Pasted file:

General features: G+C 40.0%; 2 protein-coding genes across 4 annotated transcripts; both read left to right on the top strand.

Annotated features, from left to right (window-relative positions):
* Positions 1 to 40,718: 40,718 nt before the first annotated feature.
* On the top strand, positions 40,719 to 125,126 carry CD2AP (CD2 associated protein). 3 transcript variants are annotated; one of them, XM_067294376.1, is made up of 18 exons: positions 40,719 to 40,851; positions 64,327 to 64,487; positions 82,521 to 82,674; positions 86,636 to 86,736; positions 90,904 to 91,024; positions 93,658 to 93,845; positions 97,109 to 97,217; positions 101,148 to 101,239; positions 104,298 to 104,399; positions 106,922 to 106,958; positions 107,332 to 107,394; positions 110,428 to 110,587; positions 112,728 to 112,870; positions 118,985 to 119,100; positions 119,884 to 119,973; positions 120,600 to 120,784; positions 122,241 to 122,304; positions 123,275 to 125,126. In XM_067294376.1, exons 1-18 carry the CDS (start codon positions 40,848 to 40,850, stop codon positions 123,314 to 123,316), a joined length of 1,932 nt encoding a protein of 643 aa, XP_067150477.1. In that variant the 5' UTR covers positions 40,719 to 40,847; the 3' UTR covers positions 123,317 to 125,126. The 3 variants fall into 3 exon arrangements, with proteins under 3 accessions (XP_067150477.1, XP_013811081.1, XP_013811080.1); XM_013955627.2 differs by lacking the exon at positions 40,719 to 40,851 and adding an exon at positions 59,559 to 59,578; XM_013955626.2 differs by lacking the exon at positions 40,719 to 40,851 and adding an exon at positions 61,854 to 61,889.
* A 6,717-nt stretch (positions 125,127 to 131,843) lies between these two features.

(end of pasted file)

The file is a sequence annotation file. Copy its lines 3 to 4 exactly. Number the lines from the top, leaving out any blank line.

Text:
* Positions 1 to 40,718: 40,718 nt before the first annotated feature.
* On the top strand, positions 40,719 to 125,126 carry CD2AP (CD2 associated protein). 3 transcript variants are annotated; one of them, XM_067294376.1, is made up of 18 exons: positions 40,719 to 40,851; positions 64,327 to 64,487; positions 82,521 to 82,674; positions 86,636 to 86,736; positions 90,904 to 91,024; positions 93,658 to 93,845; positions 97,109 to 97,217; positions 101,148 to 101,239; positions 104,298 to 104,399; positions 106,922 to 106,958; positions 107,332 to 107,394; positions 110,428 to 110,587; positions 112,728 to 112,870; positions 118,985 to 119,100; positions 119,884 to 119,973; positions 120,600 to 120,784; positions 122,241 to 122,304; positions 123,275 to 125,126. In XM_067294376.1, exons 1-18 carry the CDS (start codon positions 40,848 to 40,850, stop codon positions 123,314 to 123,316), a joined length of 1,932 nt encoding a protein of 643 aa, XP_067150477.1. In that variant the 5' UTR covers positions 40,719 to 40,847; the 3' UTR covers positions 123,317 to 125,126. The 3 variants fall into 3 exon arrangements, with proteins under 3 accessions (XP_067150477.1, XP_013811081.1, XP_013811080.1); XM_013955627.2 differs by lacking the exon at positions 40,719 to 40,851 and adding an exon at positions 59,559 to 59,578; XM_013955626.2 differs by lacking the exon at positions 40,719 to 40,851 and adding an exon at positions 61,854 to 61,889.